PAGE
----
Tunneling is used in information technology (IT) to move data or communications across a network using protocols that are not compatible or supported by that network. Learn more about tunneling protocols and their various use cases in this definition.
In this definition...
A tunneling protocol is a communication protocol strategy that allows IT teams to share incompatible or private information across a network via communication “tunnels.” This is done by wrapping or hiding the data packets inside other data packets.
The most widely used application of tunneling protocols is in virtual private networks (VPN). Concepts of data encapsulation and data layering are used in tunneling protocols to safely carry data through a non-secure network or environment.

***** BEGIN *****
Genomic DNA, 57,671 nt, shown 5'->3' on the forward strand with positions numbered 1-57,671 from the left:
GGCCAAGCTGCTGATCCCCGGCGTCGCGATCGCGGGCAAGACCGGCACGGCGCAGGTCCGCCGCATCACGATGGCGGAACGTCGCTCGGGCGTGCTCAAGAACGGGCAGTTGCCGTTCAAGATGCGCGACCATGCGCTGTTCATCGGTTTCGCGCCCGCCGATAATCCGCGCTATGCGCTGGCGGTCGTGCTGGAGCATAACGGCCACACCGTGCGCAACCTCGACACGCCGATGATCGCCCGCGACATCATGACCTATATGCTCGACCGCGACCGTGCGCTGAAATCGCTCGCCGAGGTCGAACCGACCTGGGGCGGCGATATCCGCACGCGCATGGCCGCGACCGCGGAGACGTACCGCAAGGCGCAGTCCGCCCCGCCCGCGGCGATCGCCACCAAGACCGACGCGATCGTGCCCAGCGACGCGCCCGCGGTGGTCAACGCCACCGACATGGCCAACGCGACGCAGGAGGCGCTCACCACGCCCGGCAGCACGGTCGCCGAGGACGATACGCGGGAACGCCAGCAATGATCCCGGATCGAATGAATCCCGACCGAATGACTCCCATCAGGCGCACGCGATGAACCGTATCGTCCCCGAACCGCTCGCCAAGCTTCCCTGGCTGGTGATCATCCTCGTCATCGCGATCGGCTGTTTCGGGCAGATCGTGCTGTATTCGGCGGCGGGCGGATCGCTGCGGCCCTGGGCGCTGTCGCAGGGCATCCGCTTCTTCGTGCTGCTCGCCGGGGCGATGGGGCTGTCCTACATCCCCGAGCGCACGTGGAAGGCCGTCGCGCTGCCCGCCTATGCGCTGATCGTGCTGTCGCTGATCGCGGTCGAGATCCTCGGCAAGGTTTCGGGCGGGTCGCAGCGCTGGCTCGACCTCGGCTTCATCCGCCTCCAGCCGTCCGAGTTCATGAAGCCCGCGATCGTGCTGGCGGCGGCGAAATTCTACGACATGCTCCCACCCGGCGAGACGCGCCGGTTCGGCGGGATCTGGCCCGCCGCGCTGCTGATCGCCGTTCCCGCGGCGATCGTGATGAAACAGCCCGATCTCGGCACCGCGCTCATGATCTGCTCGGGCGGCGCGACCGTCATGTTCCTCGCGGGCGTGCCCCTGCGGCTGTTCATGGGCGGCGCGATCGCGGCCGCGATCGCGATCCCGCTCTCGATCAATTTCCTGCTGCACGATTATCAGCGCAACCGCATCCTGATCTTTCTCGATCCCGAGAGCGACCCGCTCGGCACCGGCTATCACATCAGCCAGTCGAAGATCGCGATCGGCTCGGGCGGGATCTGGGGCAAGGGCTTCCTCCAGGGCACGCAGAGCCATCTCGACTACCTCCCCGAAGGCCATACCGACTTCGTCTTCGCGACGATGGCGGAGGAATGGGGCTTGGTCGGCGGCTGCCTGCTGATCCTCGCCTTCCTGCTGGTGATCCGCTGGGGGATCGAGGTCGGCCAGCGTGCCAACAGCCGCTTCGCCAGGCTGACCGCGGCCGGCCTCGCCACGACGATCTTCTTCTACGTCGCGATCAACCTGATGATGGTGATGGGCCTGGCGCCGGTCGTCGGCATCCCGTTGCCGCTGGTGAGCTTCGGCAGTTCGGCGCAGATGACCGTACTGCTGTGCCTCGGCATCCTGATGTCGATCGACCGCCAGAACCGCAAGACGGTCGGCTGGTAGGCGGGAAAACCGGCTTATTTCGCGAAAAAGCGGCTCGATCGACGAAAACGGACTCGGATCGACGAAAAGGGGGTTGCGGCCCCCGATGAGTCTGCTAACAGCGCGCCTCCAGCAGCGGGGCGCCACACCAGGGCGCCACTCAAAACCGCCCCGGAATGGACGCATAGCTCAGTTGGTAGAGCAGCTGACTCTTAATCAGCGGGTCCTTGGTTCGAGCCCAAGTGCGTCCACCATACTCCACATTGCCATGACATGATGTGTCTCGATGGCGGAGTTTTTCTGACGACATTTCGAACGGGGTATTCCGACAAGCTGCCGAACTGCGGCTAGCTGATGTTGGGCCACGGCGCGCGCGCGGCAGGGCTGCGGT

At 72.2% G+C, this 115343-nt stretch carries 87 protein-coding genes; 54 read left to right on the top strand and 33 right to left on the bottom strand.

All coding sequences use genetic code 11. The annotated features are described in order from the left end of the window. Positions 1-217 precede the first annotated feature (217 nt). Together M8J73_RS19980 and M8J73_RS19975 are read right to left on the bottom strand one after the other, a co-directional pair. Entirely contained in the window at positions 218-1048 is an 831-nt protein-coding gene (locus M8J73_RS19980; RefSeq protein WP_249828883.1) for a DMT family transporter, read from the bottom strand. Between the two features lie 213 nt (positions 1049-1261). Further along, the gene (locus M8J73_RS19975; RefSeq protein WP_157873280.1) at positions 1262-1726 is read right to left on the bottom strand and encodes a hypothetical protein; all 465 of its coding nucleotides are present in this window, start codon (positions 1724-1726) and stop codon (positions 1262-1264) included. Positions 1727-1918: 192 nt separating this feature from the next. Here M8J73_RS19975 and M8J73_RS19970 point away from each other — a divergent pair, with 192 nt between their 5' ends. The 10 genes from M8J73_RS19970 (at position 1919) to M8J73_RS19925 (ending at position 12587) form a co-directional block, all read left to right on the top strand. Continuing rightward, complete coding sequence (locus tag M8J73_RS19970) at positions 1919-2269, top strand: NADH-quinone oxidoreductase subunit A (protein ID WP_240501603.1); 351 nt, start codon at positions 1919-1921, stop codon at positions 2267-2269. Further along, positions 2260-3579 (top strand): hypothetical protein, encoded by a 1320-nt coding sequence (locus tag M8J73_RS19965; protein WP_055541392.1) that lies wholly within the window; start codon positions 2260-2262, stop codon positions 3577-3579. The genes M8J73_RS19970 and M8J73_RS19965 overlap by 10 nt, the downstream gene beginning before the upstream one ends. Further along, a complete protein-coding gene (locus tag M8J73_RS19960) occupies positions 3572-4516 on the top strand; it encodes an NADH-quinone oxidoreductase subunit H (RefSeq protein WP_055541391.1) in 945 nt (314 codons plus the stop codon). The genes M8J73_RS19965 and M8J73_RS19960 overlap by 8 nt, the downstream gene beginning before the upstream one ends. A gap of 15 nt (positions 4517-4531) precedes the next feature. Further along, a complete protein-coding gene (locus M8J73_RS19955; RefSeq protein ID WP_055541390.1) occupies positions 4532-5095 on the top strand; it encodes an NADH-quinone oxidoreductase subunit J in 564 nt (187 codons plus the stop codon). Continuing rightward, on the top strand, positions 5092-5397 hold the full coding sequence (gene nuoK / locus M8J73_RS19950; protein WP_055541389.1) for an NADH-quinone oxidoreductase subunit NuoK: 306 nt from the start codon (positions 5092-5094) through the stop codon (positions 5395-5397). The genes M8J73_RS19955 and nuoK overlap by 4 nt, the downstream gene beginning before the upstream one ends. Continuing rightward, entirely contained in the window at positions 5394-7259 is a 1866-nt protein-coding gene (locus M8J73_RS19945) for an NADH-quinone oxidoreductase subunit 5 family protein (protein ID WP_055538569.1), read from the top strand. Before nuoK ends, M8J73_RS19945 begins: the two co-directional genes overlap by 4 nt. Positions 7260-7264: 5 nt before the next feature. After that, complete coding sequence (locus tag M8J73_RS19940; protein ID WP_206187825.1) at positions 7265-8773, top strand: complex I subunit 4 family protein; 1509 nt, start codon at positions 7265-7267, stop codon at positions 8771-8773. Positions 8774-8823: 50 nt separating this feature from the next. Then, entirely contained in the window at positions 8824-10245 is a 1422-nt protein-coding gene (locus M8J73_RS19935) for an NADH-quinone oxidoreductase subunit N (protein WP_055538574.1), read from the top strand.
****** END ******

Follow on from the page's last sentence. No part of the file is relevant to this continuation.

Tunneling protocols are most commonly used for third-party data protection, online streaming, hiding IP addresses, public Wi-Fi use, or bypassing any bandwidth throttling imposed by internet service providers (ISPs). A more advanced use case for tunneling protocols supports remote user access to corporate networks.
Tunneling protocols can also be used for malicious intent. For example, malicious actors use tunneling protocols to circumvent the firewall in an operating system.
These are a few of the key benefits that can come from applying tunneling protocols to enterprise networks:
VPNs are some of the most popular applications of the tunneling protocol. Learn about the Best Enterprise VPN Solutions here.